International equity markets finished with modest losses overnight after US corporate earnings results missed expectations economic data disappointed. In the US, jobless claims fell to 366,000 in the previous week but this was worse than the expected fall to 360,000.
Moreover, the country’s productivity fell to a 2% annual rate—much lower than the prior month’s 3.2%. In Europe, ECB President Mario Draghi said that the euro’s recent strength might not be beneficial for the region.
European indices responded in kind, with the FTSE shedding 67 points (-1.1%) to settle at 6228, whilst Germany’s DAX added just 10 points (+0.1%) to settle at 7591. France’s CAC fell 42 points (-1.2%) to settle at 3601.
In the US, the Dow Jones fell 42 points (-0.3%) to settle at 13944 whilst the S&P declined three points (-0.2%) to settle at 1509. The Nasdaq decreased three points (-0.1%) to settle at 3165.
In the commodity space, both oil and gold finished lower for the same reasons markets finished in the red. March delivery crude fell $0.79 to settle at $95.83 per barrel whilst gold futures for April delivery declined $7.50 to settle at $1,671.30.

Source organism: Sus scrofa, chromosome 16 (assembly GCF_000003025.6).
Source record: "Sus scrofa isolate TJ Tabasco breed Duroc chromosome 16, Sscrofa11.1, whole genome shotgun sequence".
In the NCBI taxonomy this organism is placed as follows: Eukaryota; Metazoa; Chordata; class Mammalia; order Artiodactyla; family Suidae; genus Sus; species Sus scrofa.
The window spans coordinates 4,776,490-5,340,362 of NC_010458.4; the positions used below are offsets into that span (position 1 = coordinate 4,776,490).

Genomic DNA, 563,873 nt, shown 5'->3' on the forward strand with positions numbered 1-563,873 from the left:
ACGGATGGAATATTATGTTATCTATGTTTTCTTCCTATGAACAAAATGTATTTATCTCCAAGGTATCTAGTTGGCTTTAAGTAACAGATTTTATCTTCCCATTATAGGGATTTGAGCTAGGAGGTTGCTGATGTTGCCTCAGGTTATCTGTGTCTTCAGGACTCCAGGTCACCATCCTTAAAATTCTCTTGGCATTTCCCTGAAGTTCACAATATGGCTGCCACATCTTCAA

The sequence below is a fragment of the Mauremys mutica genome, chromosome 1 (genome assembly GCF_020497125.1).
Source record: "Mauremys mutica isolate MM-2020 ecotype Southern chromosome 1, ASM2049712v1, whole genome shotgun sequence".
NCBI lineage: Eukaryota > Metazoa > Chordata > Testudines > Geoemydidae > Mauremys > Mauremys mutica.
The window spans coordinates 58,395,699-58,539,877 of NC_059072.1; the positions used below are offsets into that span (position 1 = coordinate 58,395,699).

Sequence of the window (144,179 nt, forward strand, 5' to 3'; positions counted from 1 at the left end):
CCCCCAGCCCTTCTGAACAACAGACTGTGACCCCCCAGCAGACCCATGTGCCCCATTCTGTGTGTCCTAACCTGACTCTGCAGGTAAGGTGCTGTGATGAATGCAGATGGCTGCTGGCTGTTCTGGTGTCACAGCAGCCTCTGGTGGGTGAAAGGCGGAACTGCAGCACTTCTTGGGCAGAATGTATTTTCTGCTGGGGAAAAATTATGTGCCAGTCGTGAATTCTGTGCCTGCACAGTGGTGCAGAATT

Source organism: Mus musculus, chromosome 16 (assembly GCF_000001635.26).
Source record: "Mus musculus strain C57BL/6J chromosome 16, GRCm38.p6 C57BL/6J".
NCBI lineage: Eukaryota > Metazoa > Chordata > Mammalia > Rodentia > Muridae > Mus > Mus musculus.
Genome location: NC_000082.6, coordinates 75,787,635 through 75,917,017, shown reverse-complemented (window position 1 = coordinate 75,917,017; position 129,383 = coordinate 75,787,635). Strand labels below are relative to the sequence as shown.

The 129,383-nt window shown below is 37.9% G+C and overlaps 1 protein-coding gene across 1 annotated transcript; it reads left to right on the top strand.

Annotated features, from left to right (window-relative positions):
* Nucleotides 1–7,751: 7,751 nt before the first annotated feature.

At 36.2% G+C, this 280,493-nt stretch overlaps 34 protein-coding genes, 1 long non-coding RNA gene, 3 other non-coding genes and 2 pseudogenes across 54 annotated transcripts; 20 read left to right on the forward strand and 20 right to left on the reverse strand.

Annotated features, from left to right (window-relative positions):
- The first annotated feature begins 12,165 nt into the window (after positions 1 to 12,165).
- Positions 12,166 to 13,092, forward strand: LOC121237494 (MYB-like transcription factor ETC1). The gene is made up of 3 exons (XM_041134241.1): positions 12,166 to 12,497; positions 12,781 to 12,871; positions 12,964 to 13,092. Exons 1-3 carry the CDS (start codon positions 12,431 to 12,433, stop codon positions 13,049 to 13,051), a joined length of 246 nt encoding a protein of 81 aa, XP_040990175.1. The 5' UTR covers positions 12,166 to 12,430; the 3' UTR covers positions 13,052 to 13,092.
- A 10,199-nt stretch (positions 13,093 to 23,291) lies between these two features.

In the currency space, the Japanese yen finished higher than the euro but was little changed against the US dollar for the same reasons that affected the equity markets. The euro fell against most of its peers after Draghi’s comments raised concerns in the region.
The US dollar finished higher as the disappointing data from the US and uncertainty in the eurozone increased investor demand for the safer currency. Today will see the RBA release its monetary policy statement (11:30am, AEDT).